• Dennis McCaslin

Catoosa woman faces sixteen counts of bank fraud in Oklahoma loan scam


A Catoosa woman has been indicted for defrauding seven Oklahoma banks when she falsified and submitted documents to apply for $735,396 in loans, announced Acting U.S. Attorney Clint Johnson.


Pamela Kathryn Conley, 58, is charged with 16 counts of bank fraud and 3 counts of aggravated identity theft.


“Pamela Conley allegedly lied when she applied for more than $735,000 worth of loans, claiming, in part, to make six figures on falsified earning statements,” said Acting U.S. Attorney Clint Johnson.


“White-collar criminals don’t get a pass for the offenses they commit. Agents with the U.S. Secret Service and IRS-Criminal Investigation follow the money and expose their crimes. The U.S. Attorney’s Office is now prepared to hold this alleged white-collar criminal accountable in federal court.”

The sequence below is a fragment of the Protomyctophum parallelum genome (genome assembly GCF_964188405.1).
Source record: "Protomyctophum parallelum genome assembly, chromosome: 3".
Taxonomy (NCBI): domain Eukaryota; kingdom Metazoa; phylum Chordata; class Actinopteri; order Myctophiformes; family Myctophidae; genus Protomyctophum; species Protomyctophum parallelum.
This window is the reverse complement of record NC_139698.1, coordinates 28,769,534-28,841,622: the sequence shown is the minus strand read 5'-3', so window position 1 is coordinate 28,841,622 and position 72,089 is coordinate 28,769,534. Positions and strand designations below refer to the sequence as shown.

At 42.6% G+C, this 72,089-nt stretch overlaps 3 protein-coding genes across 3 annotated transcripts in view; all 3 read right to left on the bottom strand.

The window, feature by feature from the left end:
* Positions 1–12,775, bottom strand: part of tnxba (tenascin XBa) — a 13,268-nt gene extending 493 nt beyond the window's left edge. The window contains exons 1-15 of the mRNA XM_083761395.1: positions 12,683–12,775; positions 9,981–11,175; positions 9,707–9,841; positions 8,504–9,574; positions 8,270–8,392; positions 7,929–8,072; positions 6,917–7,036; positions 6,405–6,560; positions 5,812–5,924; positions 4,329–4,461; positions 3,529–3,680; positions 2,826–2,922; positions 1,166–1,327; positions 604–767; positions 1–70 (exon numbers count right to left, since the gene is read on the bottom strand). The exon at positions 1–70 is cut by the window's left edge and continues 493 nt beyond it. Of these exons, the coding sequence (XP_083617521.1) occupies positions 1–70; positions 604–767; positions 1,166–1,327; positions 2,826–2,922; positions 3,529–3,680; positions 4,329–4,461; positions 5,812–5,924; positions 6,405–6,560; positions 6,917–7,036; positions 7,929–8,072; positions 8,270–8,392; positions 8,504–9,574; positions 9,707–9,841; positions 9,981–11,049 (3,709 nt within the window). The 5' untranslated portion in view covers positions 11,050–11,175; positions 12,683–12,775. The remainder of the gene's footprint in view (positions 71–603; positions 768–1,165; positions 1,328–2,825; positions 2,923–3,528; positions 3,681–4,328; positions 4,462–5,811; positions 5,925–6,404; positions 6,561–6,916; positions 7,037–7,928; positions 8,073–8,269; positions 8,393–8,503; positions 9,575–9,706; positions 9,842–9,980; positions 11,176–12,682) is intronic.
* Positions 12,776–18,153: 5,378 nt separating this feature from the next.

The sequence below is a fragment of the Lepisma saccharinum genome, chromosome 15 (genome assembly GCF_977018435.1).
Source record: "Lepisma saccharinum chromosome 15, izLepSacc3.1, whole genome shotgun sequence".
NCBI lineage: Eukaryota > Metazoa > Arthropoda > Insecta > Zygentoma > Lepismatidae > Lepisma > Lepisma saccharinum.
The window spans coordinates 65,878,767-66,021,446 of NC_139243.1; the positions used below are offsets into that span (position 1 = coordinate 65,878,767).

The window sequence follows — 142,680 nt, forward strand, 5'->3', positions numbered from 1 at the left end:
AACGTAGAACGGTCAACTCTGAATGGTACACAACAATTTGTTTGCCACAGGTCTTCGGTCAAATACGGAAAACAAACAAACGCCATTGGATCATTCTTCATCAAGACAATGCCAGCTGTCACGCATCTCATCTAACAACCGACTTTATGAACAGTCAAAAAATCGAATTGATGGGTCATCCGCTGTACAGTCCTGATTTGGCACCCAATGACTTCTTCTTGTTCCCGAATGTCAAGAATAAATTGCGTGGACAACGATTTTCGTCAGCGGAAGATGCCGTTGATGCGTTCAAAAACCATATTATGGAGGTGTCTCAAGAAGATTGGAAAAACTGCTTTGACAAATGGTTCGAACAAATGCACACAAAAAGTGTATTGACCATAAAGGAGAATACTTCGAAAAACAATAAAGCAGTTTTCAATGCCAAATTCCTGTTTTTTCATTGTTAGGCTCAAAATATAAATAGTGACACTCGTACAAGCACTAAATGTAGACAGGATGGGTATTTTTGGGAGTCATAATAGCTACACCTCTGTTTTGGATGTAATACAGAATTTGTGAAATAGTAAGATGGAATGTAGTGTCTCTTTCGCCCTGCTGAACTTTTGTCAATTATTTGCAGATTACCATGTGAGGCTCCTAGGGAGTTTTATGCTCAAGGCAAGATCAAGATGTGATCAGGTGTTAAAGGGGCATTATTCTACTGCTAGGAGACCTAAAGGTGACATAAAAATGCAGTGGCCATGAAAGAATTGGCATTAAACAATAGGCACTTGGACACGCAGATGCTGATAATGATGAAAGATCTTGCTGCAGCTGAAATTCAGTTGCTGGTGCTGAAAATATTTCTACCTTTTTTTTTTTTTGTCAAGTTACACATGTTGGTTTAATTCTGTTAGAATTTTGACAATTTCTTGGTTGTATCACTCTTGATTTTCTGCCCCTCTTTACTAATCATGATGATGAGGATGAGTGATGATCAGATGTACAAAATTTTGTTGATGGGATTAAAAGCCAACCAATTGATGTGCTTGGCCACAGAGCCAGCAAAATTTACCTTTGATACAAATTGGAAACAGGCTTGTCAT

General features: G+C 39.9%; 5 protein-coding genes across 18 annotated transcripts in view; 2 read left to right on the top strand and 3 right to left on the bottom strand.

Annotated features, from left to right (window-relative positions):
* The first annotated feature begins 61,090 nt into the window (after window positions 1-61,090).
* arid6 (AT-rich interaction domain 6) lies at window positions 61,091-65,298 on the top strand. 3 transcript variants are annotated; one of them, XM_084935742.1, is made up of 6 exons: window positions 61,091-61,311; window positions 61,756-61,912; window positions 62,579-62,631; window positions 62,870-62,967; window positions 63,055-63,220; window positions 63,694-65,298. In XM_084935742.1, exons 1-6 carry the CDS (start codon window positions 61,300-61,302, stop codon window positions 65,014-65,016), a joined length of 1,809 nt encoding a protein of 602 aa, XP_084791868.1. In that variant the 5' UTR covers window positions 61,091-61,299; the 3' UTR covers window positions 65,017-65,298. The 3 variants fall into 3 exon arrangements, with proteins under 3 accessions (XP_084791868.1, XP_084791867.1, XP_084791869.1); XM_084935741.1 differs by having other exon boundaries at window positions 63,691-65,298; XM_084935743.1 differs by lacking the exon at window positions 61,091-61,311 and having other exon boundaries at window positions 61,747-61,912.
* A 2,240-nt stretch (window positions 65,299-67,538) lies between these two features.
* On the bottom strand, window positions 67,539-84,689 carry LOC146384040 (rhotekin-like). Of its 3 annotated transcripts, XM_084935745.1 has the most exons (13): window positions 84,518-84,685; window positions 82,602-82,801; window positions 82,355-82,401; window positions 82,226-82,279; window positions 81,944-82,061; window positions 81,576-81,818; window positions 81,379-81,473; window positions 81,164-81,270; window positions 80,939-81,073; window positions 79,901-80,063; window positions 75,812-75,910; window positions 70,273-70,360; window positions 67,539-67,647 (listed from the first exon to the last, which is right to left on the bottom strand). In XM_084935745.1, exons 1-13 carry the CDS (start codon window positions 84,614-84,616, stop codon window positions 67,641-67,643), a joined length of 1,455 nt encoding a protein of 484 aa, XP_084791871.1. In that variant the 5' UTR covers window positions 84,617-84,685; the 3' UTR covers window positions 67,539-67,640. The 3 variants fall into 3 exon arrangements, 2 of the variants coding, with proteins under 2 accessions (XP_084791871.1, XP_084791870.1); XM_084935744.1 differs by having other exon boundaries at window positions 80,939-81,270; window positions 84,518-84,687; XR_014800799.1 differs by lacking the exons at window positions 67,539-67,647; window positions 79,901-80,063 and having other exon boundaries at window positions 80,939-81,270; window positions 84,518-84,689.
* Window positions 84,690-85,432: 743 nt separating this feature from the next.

From September 2016 to Feb. 23, 2021, Conley allegedly executed a scheme to enrich herself by knowingly submitting loan applications containing false income and employment information at seven banks and credit unions.


According to the indictment, Conley forged earning statements which she provided to the financial institutions as proof of income. Conley falsified the statements to reflect that she held positions such as manager and chief financial officer, earning a salary of $200,000 or more annually or $18,000 a month.


The indictment alleges that on occasion, when loans were secured with collateral, Conley created fictitious lien releases for the collateral, using the notarized signature of unwitting financial institution employees.


Conley then caused the bogus lien releases to be filed with the Oklahoma Tax Commission, which in turn provided Conley with titles to the collateral, free and clear of any liens. Conley would then approach new lenders to obtain loans secured by collateral she did not own free and clear.


An indictment is merely an allegation and all defendants are presumed innocent until proven guilty beyond a reasonable doubt in a court of law.


IRS-Criminal Investigation and the U.S. Secret Service are the investigative agencies.


Assistant U.S. Attorney Richard M. Cella is prosecuting the case.



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